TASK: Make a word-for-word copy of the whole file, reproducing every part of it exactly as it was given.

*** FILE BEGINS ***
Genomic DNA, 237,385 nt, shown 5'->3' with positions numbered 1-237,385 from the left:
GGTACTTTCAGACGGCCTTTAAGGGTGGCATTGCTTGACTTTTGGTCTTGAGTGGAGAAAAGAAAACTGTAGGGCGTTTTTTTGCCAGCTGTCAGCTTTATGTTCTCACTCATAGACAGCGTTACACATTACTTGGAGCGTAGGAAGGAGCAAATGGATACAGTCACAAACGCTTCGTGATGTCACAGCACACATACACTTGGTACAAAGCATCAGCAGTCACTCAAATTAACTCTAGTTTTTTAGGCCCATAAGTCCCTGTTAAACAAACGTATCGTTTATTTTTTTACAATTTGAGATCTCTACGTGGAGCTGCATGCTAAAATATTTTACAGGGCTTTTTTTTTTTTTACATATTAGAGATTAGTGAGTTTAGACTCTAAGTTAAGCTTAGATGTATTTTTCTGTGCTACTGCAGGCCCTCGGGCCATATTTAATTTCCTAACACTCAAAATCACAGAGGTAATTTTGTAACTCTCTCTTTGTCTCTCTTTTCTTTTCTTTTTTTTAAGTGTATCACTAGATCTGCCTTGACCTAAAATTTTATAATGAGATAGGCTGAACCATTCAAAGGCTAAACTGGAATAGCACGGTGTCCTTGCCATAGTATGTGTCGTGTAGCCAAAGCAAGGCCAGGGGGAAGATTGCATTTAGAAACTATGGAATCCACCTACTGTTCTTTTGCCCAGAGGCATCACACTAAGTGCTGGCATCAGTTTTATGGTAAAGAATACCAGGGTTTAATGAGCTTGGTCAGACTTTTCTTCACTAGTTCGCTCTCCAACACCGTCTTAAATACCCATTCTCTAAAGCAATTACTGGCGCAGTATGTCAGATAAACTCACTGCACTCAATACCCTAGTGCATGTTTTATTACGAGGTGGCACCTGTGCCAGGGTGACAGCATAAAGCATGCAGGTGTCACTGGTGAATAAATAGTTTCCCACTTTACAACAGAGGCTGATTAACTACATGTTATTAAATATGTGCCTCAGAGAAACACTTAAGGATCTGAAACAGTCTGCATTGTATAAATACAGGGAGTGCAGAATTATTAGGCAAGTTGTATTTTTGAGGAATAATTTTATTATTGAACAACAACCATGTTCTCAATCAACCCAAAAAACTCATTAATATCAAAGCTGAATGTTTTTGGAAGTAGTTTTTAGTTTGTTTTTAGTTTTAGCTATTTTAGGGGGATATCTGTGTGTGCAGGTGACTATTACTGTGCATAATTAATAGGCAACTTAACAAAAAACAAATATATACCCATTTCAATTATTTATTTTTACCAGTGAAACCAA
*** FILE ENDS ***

Genomic DNA, 237,385 nt, shown 5'->3' with positions numbered 1-237,385 from the left:
GGTACTTTCAGACGGCCTTTAAGGGTGGCATTGCTTGACTTTTGGTCTTGAGTGGAGAAAAGAAAACTGTAGGGCGTTTTTTTGCCAGCTGTCAGCTTTATGTTCTCACTCATAGACAGCGTTACACATTACTTGGAGCGTAGGAAGGAGCAAATGGATACAGTCACAAACGCTTCGTGATGTCACAGCACACATACACTTGGTACAAAGCATCAGCAGTCACTCAAATTAACTCTAGTTTTTTAGGCCCATAAGTCCCTGTTAAACAAACGTATCGTTTATTTTTTTACAATTTGAGATCTCTACGTGGAGCTGCATGCTAAAATATTTTACAGGGCTTTTTTTTTTTTTACATATTAGAGATTAGTGAGTTTAGACTCTAAGTTAAGCTTAGATGTATTTTTCTGTGCTACTGCAGGCCCTCGGGCCATATTTAATTTCCTAACACTCAAAATCACAGAGGTAATTTTGTAACTCTCTCTTTGTCTCTCTTTTCTTTTCTTTTTTTTAAGTGTATCACTAGATCTGCCTTGACCTAAAATTTTATAATGAGATAGGCTGAACCATTCAAAGGCTAAACTGGAATAGCACGGTGTCCTTGCCATAGTATGTGTCGTGTAGCCAAAGCAAGGCCAGGGGGAAGATTGCATTTAGAAACTATGGAATCCACCTACTGTTCTTTTGCCCAGAGGCATCACACTAAGTGCTGGCATCAGTTTTATGGTAAAGAATACCAGGGTTTAATGAGCTTGGTCAGACTTTTCTTCACTAGTTCGCTCTCCAACACCGTCTTAAATACCCATTCTCTAAAGCAATTACTGGCGCAGTATGTCAGATAAACTCACTGCACTCAATACCCTAGTGCATGTTTTATTACGAGGTGGCACCTGTGCCAGGGTGACAGCATAAAGCATGCAGGTGTCACTGGTGAATAAATAGTTTCCCACTTTACAACAGAGGCTGATTAACTACATGTTATTAAATATGTGCCTCAGAGAAACACTTAAGGATCTGAAACAGTCTGCATTGTATAAATACAGGGAGTGCAGAATTATTAGGCAAGTTGTATTTTTGAGGAATAATTTTATTATTGAACAACAACCATGTTCTCAATCAACCCAAAAAACTCATTAATATCAAAGCTGAATGTTTTTGGAAGTAGTTTTTAGTTTGTTTTTAGTTTTAGCTATTTTAGGGGGATATCTGTGTGTGCAGGTGACTATTACTGTGCATAATTAATAGGCAACTTAACAAAAAACAAATATATACCCATTTCAATTATTTATTTTTACCAGTGAAACCAA